Say you’re indoors and looking out the window. Your eyes can easily visualise the details of the indoor scene, as well as the sunny details outside the window. A regular TV cannot display the same level of colours and contrast, so the scene either focuses on the indoors, which makes everything outside look like a bright spot, or focuses outdoors, which makes everything indoors look extremely dark.
HDR does away with the limitation, with its ability to show details of both inside and outside, much like your eyes. Now, for this to happen, the content shown on the TV must be HDR content. These are currently two evolving standards for HDR – the more common HDR 10, and the sharper Dolby Vision.
The good news is that the LG Signature G6 can handle both formats, and when you fire up Netflix on this TV, compatible Dolby Vision HDR content will be identified with a logo, so playback is automatic. (Do note that you will need a Netflix 4K subscription to access HDR 4K content).
The streaming service has several shows, such as Daredevil and Jessica Jones, available on HDR, but the upcoming Marvel’s Iron Fist will mark the first time that a series has been filmed in HDR format, for the ultimate 4K HDR experience.
Like 4K though, the initial viewing experience won’t be an in your face approach. But the difference will be felt once you move away from 4K content and view regular 1080P content – you start to realise that something is missing.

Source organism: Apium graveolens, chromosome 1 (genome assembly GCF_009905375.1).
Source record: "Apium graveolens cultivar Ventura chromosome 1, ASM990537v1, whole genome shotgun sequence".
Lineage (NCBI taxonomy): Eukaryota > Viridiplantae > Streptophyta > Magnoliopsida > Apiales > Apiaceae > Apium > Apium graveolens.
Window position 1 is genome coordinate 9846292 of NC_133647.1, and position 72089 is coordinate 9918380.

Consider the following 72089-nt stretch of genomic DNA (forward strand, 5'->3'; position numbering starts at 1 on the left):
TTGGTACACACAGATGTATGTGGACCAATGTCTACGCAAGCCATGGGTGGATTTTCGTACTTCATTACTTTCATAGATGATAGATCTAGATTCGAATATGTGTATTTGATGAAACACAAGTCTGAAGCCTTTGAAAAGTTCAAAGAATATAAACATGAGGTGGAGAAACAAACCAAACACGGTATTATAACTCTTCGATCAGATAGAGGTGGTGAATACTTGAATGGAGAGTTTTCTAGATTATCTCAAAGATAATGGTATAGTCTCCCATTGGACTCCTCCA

As for TV software, LG is sticking with the webOS platform it acquired a few years ago. While some brands have moved to Android TV, webOS has its own benefits. For one thing, this operating system was designed for connectivity, so hooking up hardware is a breeze. You can easily identify a game console, a Blu-ray player or a set-top box, and all of this makes it easier to identify the devices in use.
The TV also comes with two remote controllers. The first is the traditional controller with too many buttons, while the other is a smaller one with only a few buttons. Instead of using directional buttons to navigate, both controllers are motion ones where users can point a cursor on the screen, to whatever interface they want to interact with.
The Home button coughs up a carousel of menus at the base of the TV, and navigating to an option of choice is as easy as a shift of the wrist.
This TV is also Netflix certified, which really does not mean much, since most smart TVs these days support content services such as Netflix and Amazon Instant Video. What this means is that if you’re watching Netflix, and shut off the TV, the next time it is turned on, it will fire up Netflix immediately. Why? Because it knows you want to catch up on The Travelers. Or Riverdale.
With a TV so thin, where does everything go? All the wires and electronics are fed into the base of the TV, which also acts as a soundbar. The speakers follow the length of the TV, and serves as the TV’s stand. If you want to mount the TV, this soundbar can be rotated, to be flushed with the wall.
If there is one quibble, it’s that LG has focused a lot on the hardware, but not the software. While the LG Signature G6 TV is an entertainment powerhouse, there are limits to some of the codecs that the built in media player can handle. Several MKV files placed on a flash drive would not play on the TV.
One factor stopping consumers from getting an OLED TV is the high price point compared to LED or Quantum Dot TVs but it’s the quality you are paying for. The 55-inch model in this premium range is now S$12,999. Thankfully, LG does have other OLED models available as well. This is the difference between getting a high performance Core i7 processor, a GTX Titan X or a PlayStation 4 Pro. Something cheaper might do the job nearly as well, but why settle for something less?